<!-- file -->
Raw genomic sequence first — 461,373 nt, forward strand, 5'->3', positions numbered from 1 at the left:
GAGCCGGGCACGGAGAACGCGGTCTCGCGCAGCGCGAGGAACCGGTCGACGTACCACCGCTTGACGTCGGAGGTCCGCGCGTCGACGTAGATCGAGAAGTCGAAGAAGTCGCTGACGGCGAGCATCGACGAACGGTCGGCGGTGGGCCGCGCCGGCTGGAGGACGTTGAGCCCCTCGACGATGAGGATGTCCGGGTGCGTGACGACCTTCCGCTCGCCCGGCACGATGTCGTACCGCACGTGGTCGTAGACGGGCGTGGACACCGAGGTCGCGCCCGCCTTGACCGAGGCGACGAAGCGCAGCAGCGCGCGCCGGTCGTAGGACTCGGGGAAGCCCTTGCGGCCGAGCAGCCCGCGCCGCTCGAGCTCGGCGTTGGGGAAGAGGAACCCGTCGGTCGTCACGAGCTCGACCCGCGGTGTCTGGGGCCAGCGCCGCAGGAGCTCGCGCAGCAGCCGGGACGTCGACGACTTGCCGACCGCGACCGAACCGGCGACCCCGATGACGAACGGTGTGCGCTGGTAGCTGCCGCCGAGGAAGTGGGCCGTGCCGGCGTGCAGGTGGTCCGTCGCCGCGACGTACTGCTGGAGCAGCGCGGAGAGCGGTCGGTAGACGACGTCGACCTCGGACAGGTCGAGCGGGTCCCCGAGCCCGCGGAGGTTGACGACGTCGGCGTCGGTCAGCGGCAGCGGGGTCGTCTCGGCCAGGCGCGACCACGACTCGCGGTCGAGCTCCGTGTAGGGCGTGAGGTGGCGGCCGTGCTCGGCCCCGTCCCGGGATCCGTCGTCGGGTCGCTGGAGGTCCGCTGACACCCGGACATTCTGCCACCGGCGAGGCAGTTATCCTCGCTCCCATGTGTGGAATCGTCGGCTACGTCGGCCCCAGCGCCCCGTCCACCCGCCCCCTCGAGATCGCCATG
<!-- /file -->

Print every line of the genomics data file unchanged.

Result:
Raw genomic sequence first — 461,373 nt, forward strand, 5'->3', positions numbered from 1 at the left:
GAGCCGGGCACGGAGAACGCGGTCTCGCGCAGCGCGAGGAACCGGTCGACGTACCACCGCTTGACGTCGGAGGTCCGCGCGTCGACGTAGATCGAGAAGTCGAAGAAGTCGCTGACGGCGAGCATCGACGAACGGTCGGCGGTGGGCCGCGCCGGCTGGAGGACGTTGAGCCCCTCGACGATGAGGATGTCCGGGTGCGTGACGACCTTCCGCTCGCCCGGCACGATGTCGTACCGCACGTGGTCGTAGACGGGCGTGGACACCGAGGTCGCGCCCGCCTTGACCGAGGCGACGAAGCGCAGCAGCGCGCGCCGGTCGTAGGACTCGGGGAAGCCCTTGCGGCCGAGCAGCCCGCGCCGCTCGAGCTCGGCGTTGGGGAAGAGGAACCCGTCGGTCGTCACGAGCTCGACCCGCGGTGTCTGGGGCCAGCGCCGCAGGAGCTCGCGCAGCAGCCGGGACGTCGACGACTTGCCGACCGCGACCGAACCGGCGACCCCGATGACGAACGGTGTGCGCTGGTAGCTGCCGCCGAGGAAGTGGGCCGTGCCGGCGTGCAGGTGGTCCGTCGCCGCGACGTACTGCTGGAGCAGCGCGGAGAGCGGTCGGTAGACGACGTCGACCTCGGACAGGTCGAGCGGGTCCCCGAGCCCGCGGAGGTTGACGACGTCGGCGTCGGTCAGCGGCAGCGGGGTCGTCTCGGCCAGGCGCGACCACGACTCGCGGTCGAGCTCCGTGTAGGGCGTGAGGTGGCGGCCGTGCTCGGCCCCGTCCCGGGATCCGTCGTCGGGTCGCTGGAGGTCCGCTGACACCCGGACATTCTGCCACCGGCGAGGCAGTTATCCTCGCTCCCATGTGTGGAATCGTCGGCTACGTCGGCCCCAGCGCCCCGTCCACCCGCCCCCTCGAGATCGCCATG